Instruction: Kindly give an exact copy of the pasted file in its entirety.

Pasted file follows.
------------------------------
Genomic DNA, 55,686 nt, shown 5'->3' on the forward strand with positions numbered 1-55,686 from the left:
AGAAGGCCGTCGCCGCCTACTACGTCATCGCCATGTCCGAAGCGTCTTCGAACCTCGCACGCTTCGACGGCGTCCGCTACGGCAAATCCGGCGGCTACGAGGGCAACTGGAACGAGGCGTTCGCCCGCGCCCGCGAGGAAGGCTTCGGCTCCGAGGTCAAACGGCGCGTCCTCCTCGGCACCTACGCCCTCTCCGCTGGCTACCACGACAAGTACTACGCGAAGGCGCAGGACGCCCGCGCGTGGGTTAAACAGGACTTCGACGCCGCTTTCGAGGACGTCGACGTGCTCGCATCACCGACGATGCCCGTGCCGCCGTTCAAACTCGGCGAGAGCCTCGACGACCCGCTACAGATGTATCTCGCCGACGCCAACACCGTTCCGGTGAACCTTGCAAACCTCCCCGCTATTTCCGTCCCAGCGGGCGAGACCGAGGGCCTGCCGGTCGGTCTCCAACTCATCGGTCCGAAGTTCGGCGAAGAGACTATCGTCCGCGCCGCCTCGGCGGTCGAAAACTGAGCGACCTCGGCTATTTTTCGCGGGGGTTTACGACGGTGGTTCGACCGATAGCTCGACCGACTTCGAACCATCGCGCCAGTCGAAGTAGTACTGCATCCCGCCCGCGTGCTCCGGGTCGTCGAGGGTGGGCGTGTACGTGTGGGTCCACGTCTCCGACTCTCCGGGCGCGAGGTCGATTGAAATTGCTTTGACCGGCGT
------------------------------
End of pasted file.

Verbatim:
Genomic DNA, 55,686 nt, shown 5'->3' on the forward strand with positions numbered 1-55,686 from the left:
AGAAGGCCGTCGCCGCCTACTACGTCATCGCCATGTCCGAAGCGTCTTCGAACCTCGCACGCTTCGACGGCGTCCGCTACGGCAAATCCGGCGGCTACGAGGGCAACTGGAACGAGGCGTTCGCCCGCGCCCGCGAGGAAGGCTTCGGCTCCGAGGTCAAACGGCGCGTCCTCCTCGGCACCTACGCCCTCTCCGCTGGCTACCACGACAAGTACTACGCGAAGGCGCAGGACGCCCGCGCGTGGGTTAAACAGGACTTCGACGCCGCTTTCGAGGACGTCGACGTGCTCGCATCACCGACGATGCCCGTGCCGCCGTTCAAACTCGGCGAGAGCCTCGACGACCCGCTACAGATGTATCTCGCCGACGCCAACACCGTTCCGGTGAACCTTGCAAACCTCCCCGCTATTTCCGTCCCAGCGGGCGAGACCGAGGGCCTGCCGGTCGGTCTCCAACTCATCGGTCCGAAGTTCGGCGAAGAGACTATCGTCCGCGCCGCCTCGGCGGTCGAAAACTGAGCGACCTCGGCTATTTTTCGCGGGGGTTTACGACGGTGGTTCGACCGATAGCTCGACCGACTTCGAACCATCGCGCCAGTCGAAGTAGTACTGCATCCCGCCCGCGTGCTCCGGGTCGTCGAGGGTGGGCGTGTACGTGTGGGTCCACGTCTCCGACTCTCCGGGCGCGAGGTCGATTGAAATTGCTTTGACCGGCGT